Engaged to be Married

Washington mulls gay marriage. Plus, Idaho goes back to the drawing board.

Matt Shea
Matt Shea

Bills allowing same-sex couples to marry received their first hearing before committees in the Washington State House and Senate on Monday. That same day, Senate Democrats announced that they expect to have the 25 votes needed for the measure to pass.

The House’s bill was expected to pass that body by a wide margin.

However, a spokesman for the House Democrats says it will likely take over a week for the bill to clear committee and make it to a floor vote.

Should the bill pass, opponents have already vowed to petition for a referendum on gay marriage to be put on the November ballot.

Support for the bill will likely break down on party lines among Eastern Washington legislators: Democrats are expected to vote for the measure, Republicans against.

On the day of the hearings, Republican Spokane Valley Rep. Matt Shea released a statement outlining his worries that same-sex marriage could lead to an explosion of lawsuits against businesses that decline work with same-sex couples.

He cited the example of a wedding photographer in New Mexico who lost $7,000 after being sued for not photographing a commitment ceremony. However, same-sex marriage is not legal in New Mexico. (Chris Stein)

The Danger of Subtraction

Eastern Washington University’s plan to eliminate its mathematics master’s program — the only one in the region — has sparked letters from concerned teachers and administrators at WSU, Whitworth, North Idaho College and Spokane Community Colleges.

In November, Academic Provost Rex Fuller proposed eliminating the program due to the low number of graduates from the program, the high failure rates of Eastern math courses classes taught by graduate students, and the cost of the program.

But it’s still a question whether eliminating the mathematics program will actually save Eastern money. Mathematics department chair Barbara Alvin says that, without graduate students to teach low-level math classes, more costly instructors will have to be hired.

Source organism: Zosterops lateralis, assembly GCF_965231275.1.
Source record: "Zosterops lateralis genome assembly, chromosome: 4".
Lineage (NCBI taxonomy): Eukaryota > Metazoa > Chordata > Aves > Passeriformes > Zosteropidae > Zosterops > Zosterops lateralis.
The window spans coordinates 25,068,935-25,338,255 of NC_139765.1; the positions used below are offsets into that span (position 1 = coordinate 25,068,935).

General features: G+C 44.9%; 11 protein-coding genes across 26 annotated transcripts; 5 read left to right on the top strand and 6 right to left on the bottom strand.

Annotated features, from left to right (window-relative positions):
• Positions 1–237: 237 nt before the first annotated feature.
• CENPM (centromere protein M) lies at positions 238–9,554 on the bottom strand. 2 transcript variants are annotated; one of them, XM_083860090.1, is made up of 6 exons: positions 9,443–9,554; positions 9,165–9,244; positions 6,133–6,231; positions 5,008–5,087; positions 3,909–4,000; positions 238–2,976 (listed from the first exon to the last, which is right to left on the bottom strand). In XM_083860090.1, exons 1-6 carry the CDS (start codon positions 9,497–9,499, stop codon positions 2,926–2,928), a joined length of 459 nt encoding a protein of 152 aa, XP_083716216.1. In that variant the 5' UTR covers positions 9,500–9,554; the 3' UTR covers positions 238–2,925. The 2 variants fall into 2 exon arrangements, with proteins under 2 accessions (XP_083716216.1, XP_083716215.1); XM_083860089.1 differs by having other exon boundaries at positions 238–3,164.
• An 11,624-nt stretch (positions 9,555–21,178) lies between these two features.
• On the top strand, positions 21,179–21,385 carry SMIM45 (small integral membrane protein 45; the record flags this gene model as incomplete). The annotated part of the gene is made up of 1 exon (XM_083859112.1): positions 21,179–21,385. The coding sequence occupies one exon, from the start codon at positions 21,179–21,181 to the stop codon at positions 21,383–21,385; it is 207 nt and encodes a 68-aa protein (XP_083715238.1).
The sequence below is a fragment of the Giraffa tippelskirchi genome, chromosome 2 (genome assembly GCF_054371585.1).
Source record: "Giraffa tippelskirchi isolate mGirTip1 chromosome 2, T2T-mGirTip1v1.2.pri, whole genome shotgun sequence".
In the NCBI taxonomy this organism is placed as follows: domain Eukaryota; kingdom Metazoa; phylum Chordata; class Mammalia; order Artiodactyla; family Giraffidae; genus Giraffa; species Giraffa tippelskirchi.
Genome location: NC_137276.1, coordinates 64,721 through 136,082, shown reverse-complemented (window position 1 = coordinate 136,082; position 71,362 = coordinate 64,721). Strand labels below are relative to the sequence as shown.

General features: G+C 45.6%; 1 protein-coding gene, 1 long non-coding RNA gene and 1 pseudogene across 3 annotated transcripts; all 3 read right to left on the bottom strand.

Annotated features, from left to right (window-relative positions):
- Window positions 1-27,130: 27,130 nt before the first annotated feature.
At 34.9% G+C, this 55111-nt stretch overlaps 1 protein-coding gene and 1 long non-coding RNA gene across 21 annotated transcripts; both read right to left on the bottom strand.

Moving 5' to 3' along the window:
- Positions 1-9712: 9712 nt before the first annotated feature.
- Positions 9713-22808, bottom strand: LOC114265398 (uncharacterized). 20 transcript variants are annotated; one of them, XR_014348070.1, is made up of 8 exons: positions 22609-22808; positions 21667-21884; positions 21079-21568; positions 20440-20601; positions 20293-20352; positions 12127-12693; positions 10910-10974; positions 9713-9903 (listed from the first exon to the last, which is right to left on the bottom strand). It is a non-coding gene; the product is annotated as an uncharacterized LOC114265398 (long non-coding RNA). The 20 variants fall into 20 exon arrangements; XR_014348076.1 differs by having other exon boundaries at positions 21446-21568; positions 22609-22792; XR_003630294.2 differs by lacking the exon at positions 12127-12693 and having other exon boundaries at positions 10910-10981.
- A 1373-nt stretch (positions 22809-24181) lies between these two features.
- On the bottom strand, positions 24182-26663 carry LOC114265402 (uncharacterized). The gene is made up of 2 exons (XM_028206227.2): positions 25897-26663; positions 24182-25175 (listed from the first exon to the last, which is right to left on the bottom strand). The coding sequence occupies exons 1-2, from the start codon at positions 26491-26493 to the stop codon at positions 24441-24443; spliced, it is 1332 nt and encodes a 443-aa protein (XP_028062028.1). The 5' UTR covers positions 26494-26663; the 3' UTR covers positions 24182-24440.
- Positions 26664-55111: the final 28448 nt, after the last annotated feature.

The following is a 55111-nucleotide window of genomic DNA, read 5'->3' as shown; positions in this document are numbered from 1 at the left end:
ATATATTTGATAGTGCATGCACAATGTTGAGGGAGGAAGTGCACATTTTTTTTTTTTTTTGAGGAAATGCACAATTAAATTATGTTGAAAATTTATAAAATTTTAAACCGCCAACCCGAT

“The university president refuses to try to understand the implications of removing the masters’ program,” Alvin says. Fuller was not immediately available for comment. (Daniel Walters)

Third Time's a Charm

Two of Idaho’s GOP leaders announced this week that they plan on appointing two new commissioners to the state’s embattled redistricting commission. But it’s unclear whether State Chairman Norm Semanko and Idaho House Speaker Lawerence Denney have the authority to fire two of the commissioners to make room.

The commission — with or without new members — will now make a third go at redrawing the state’s voting boundaries. The state Supreme Court last week tossed out the latest proposal for how to adjust political boundaries across the growing state. And the first commission was disbanded in September after failing to agree on a map.

Among the objections to the most recent plan was that it would have scooped a sliver of Kootenai County residents and thrown them onto the distant edge of a new, larger legislative district that included Benewah and Shoshone counties.

“Your representative could be a couple hundred miles away” under that plan, says Sen. James Hammond, R-Coeur d’Alene. (Joe O'Sullivan)

Let It Not Happen Again: Lessons of the Japanese American Exclusion

Fri., Jan. 15, 6:30 p.m. and Mon., Feb. 8, 12 p.m.
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